Buses will be better, pledges Minister
Government is pulling out all the stops to ensure buses are up to par for another bumper cruise ship season.
The committment comes after Bermuda made international news headlines last year when angry cruise ship passengers were left stranded without adequate transportation.
Government has revamped the Public Transportation Department’s budget to facilitate a quicker mechanical turnover for malfunctioning buses.
According to Transport Minister Derrick Burgess, the management system of ordering spare parts has been changed, PTD is also in the process of hiring three new mechanics who will be put on a new work schedule that runs from 4pm to midnight.
In an interview with
The Royal Gazette, Mr Burgess said: “That’s the time most buses are parked and that’s the time they should be serviced. Right now we have a 19-hour operation with an eight-hour shift for mechanics.
“We want as much mechanical service at night as possible, it cuts down on overtime and it’s the prudent way to manage; you have to manage properly to get the buses back on the road at quicker rate.
“Last year we were about four mechanics down through attrition. This year we revamped our finances to hire three new mechanics, and we will change the hours for the new staff.”
PTD lost a number of mechanics due to attrition. Mr Burgess, who replaced former Minister of Transport Terry Lister, said the current policy is also changing. “Under certain agreements people can work until the age of 70, instead of the retirement age of 65.
“If they have a good record, a clean bill of health and want to keep working, they can stay on. We lost a lot of talent and a wealth of experience in that area due to attrition.
“The last set of advertisements have been published. The closing date for applications is February 24. Hopefully we can find them locally, but I hope to have them on board soon.”
The lack of spare parts in stock for repairs was another key issue last year when more than 50 buses were out of service on any given day during the cruise ship season. Bus operators were left with no bus to drive on their routes, which resulted in no service for locals who depend on public transportation daily.
The numbers are down this year in the lead up to the new season. Mr Burgess said: “Last week I think we had about 47 buses off the road due to mechanical problems. On Friday it was 35 and I think that number will continue to come down with the introduction of the new shift for the incoming mechanics.”
Former Transport Minister Mr Lister had said at one point that PTD may have to hire a mechanic from the manufacturing company in Germany to train local mechanics. But Mr Burgess has opted to bring in two mechanics from Europe temporarily for a period of up to three months and they won’t be hired full-time. “Instead we are looking to hire qualified Bermudians to bring the repair team up to full compliment.”
Mr Burgess also said the system of ordering spare parts has been revamped as well. “I’m told we should take delivery of them sometime in early March. The tyres are here, each bus has six tyres and I’m told we have to change them three times a year, which means we need roughly 2,000 tyres a year.”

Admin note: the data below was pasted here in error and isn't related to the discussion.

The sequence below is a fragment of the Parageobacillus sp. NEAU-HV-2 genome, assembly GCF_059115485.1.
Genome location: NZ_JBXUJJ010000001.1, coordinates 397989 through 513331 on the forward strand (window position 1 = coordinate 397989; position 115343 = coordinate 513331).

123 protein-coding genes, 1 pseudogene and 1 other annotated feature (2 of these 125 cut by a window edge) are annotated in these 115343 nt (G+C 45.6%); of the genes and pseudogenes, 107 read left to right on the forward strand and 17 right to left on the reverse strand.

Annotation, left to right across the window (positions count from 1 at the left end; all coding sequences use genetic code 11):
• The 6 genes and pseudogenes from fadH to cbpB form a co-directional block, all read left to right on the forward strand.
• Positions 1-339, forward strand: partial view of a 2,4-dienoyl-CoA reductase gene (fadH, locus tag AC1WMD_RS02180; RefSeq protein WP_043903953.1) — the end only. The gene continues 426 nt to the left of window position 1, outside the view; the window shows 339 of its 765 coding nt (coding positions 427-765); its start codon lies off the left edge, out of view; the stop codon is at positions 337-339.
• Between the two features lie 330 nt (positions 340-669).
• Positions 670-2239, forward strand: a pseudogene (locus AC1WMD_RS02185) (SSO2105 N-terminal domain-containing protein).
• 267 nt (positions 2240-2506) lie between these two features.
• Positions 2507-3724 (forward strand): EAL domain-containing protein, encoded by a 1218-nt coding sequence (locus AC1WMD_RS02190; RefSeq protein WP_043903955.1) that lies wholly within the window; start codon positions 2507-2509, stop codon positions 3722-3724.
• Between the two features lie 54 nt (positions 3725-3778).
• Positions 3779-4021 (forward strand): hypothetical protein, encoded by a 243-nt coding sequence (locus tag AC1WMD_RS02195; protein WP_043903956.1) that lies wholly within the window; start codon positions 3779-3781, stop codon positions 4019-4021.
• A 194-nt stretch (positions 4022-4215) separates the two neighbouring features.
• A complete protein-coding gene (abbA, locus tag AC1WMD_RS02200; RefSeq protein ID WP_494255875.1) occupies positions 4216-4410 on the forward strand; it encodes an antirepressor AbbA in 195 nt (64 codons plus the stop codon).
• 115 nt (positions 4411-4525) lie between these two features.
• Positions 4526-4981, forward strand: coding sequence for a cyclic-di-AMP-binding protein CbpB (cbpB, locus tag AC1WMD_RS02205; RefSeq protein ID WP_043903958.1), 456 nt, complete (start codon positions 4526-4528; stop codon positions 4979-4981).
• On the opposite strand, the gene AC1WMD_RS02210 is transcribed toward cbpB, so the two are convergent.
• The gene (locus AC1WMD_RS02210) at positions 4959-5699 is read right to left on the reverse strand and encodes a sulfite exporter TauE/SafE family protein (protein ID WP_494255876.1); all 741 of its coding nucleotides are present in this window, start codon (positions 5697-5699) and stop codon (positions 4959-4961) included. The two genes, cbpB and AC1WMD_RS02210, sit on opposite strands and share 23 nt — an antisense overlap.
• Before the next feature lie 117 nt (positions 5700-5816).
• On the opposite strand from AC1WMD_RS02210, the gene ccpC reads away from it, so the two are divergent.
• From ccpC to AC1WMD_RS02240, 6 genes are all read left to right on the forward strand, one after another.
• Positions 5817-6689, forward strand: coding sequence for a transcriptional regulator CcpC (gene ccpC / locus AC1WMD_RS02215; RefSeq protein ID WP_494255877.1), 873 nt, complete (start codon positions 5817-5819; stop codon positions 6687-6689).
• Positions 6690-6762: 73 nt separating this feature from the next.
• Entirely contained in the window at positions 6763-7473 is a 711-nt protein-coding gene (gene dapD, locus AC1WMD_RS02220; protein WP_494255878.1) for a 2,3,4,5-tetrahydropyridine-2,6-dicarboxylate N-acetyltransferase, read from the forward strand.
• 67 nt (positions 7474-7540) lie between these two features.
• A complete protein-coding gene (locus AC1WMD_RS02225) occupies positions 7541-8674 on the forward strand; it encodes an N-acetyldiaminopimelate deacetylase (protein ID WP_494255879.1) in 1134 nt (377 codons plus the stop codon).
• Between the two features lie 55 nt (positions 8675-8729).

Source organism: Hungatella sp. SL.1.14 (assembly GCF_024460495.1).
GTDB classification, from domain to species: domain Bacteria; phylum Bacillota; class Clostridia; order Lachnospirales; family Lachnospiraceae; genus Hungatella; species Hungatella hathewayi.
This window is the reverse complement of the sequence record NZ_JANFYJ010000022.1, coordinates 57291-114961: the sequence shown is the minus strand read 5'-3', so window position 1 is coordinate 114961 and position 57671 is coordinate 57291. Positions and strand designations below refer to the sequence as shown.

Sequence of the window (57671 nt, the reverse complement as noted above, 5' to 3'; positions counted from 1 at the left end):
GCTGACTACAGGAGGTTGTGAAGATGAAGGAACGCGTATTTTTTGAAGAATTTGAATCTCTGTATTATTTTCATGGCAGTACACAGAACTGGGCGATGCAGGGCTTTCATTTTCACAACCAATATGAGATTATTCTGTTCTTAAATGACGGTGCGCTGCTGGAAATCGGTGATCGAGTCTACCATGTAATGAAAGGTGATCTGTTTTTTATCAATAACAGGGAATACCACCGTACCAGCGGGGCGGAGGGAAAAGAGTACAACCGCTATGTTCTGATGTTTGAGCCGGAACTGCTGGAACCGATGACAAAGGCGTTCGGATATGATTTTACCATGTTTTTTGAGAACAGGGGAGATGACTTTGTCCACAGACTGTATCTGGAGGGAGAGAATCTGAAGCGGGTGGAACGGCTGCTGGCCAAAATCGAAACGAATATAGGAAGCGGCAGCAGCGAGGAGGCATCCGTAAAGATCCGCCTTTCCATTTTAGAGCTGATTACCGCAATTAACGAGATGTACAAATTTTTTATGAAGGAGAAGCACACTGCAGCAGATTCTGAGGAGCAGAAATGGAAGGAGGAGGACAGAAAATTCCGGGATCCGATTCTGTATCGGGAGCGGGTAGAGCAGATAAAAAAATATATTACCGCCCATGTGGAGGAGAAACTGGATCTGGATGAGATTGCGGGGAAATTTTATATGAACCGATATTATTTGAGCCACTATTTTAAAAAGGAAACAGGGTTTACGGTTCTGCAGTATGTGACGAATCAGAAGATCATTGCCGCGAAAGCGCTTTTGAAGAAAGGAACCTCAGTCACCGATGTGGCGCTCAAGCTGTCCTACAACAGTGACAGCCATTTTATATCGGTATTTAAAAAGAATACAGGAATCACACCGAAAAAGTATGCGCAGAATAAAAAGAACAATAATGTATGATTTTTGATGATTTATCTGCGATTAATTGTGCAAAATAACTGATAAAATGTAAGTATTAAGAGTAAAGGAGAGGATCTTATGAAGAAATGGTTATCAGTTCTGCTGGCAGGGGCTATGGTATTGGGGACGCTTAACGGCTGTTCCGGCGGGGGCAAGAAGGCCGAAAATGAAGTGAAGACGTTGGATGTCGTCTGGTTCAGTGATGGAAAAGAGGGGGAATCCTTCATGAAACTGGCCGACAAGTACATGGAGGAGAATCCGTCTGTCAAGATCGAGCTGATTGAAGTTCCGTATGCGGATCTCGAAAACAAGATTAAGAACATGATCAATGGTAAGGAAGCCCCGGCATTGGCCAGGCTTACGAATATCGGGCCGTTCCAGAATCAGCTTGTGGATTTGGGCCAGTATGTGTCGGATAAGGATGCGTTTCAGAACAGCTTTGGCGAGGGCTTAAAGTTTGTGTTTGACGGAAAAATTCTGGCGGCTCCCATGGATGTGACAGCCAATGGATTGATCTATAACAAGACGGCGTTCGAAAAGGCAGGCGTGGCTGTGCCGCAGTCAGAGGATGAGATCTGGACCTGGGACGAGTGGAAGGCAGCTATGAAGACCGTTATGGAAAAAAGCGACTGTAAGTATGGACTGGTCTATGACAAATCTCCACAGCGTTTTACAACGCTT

Since the angry exchanges by disgruntled stranded tourists last year, Mr Burgess said PTD has taken a look at the heaviest demand periods for buses at Dockyard. “Last year we didn’t have the proper management. The chaos seemed to have happened most between 8 and 10am.
“This year there will be a TCD manager on post from 8am. With the Taxi Authority they know they will have to have a certain number of seats, everyone will be managed by TCD. And I’ve had good reports from the ferry service, they too will be ready.”
In response to the call for ferries to run at night from Dockyard to Hamilton, Mr Burgess said: “The load factor was very small and running the ferries is not cheap, but we will look at that.
“We’re in talks with the Chamber and city officials, if retailers want business from tourists they have to be open for business. If you’re closing at 5pm then there’s no shopping available. We’re suggesting they keep the stores open later at night. I think it was received positively and if the stores stay open later we’ll do what we have to do with ferries.”
Executive Vice President of the Bermuda Chamber of Commerce Joanne MacPhee agreed. “We’ve met with both the Ministries of Transport and Tourism and we had a particularly constructive meeting with Marine and Ports.”
Despite budget limitations Ms MacPhee said: “The Chamber is confident Government is doing everything it can to accommodate the interests of our members.
“In return, the Retail Division has agreed to collectively review their options regarding late night shopping on key market days. Particular attention is being given to Sunday shopping, especially when there are three ships berthed in Dockyard; which will be pretty much every other week once the season really gets underway in April.”
“We have requested a review of the policy which currently prevents retail stores over 1,000 square feet from opening before 1pm on Sunday. Everyone is trying to work together on this.
But at the end of the day it comes down to simple economics and whether a store can afford to open or not be open. This is not just a City issue, our retailers both in the West and East are grappling with the same issues.”
The first cruise arrives on Sunday, March 4 from New York. The 758ft
Artania will deliver an estimated 1,071 passengers to Heritage Wharf in Dockyard for a one-night stay.